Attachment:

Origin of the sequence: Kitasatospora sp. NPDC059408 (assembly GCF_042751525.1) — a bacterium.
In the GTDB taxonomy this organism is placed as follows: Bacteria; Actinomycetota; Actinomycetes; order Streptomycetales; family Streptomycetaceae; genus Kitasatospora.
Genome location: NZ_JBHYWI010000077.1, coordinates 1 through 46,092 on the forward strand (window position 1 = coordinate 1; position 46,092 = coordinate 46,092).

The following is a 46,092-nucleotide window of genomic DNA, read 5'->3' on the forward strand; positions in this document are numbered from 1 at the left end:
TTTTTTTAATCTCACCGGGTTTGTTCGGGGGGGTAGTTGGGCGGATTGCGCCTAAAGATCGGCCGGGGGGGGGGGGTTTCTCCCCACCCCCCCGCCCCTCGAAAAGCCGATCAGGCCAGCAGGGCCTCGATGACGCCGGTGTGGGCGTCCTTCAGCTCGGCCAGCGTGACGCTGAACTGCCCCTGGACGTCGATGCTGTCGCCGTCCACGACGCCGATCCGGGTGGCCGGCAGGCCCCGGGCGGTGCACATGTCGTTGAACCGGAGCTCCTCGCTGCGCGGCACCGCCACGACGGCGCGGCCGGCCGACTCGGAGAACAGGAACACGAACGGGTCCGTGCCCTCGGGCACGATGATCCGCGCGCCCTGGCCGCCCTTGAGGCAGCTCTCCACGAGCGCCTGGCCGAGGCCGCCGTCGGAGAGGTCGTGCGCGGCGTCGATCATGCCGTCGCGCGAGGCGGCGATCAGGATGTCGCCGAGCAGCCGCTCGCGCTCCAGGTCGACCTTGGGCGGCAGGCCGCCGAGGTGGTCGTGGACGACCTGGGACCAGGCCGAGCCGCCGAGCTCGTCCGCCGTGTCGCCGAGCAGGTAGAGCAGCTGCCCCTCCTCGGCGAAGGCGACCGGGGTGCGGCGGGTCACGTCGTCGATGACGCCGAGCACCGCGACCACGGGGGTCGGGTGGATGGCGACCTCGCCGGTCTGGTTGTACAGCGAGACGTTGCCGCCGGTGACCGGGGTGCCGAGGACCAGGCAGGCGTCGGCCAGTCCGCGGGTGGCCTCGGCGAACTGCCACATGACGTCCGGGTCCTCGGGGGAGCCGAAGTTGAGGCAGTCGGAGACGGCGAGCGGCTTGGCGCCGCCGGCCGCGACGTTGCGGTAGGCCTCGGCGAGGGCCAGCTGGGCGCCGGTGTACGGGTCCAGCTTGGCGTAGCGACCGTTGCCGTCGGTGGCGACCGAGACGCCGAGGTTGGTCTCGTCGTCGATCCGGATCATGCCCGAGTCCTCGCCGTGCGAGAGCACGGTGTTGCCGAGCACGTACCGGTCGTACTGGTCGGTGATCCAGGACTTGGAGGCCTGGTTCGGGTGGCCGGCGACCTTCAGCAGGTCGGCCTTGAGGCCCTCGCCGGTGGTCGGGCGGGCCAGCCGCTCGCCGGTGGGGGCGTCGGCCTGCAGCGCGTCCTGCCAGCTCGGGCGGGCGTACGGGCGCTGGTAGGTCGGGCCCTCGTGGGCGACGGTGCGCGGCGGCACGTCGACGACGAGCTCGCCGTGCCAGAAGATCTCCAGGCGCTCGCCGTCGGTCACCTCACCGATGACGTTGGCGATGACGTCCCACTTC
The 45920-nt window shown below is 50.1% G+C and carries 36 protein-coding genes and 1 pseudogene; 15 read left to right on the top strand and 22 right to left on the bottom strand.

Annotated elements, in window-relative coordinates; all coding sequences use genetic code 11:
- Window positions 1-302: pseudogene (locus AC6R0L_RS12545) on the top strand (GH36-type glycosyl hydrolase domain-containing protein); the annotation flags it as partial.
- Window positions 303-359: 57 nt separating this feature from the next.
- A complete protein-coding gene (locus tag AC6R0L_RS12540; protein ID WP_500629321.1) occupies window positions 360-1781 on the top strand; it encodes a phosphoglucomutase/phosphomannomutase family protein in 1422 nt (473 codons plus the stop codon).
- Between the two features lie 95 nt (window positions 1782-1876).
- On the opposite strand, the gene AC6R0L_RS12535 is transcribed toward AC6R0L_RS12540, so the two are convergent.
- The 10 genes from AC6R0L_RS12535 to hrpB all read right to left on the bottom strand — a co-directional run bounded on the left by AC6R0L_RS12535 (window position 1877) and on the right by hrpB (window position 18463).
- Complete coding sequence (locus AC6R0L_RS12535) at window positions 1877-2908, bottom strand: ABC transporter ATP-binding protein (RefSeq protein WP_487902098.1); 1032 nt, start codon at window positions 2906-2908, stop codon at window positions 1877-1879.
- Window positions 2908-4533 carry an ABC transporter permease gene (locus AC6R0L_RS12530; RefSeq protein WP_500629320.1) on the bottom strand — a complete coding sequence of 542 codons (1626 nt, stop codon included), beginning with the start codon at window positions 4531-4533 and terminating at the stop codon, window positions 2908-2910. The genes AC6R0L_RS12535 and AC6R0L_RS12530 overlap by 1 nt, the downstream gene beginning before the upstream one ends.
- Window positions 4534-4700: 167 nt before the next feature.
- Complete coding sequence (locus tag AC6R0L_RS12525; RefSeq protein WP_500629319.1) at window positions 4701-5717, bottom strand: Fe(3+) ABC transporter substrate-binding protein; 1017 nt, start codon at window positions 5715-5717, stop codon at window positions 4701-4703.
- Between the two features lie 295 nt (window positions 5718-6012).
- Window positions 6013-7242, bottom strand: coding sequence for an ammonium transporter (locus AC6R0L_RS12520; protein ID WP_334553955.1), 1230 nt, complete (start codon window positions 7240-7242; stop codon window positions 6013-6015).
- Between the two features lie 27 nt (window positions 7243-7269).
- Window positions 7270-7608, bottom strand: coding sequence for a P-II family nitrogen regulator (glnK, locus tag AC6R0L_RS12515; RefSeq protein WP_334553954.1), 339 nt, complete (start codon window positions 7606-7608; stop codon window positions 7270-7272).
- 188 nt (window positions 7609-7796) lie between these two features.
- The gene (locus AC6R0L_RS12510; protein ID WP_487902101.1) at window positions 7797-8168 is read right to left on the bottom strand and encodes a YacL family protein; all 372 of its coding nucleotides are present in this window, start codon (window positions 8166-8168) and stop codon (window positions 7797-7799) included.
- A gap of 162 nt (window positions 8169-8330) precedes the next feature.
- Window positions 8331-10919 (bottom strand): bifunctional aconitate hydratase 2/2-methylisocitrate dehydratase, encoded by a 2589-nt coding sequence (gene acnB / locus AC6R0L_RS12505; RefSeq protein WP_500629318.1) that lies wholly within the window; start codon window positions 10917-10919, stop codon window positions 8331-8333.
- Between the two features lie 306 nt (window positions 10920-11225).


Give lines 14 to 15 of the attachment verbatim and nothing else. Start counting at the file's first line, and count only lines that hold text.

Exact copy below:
- Complete coding sequence (locus AC6R0L_RS12535) at window positions 1877-2908, bottom strand: ABC transporter ATP-binding protein (RefSeq protein WP_487902098.1); 1032 nt, start codon at window positions 2906-2908, stop codon at window positions 1877-1879.
- Window positions 2908-4533 carry an ABC transporter permease gene (locus AC6R0L_RS12530; RefSeq protein WP_500629320.1) on the bottom strand — a complete coding sequence of 542 codons (1626 nt, stop codon included), beginning with the start codon at window positions 4531-4533 and terminating at the stop codon, window positions 2908-2910. The genes AC6R0L_RS12535 and AC6R0L_RS12530 overlap by 1 nt, the downstream gene beginning before the upstream one ends.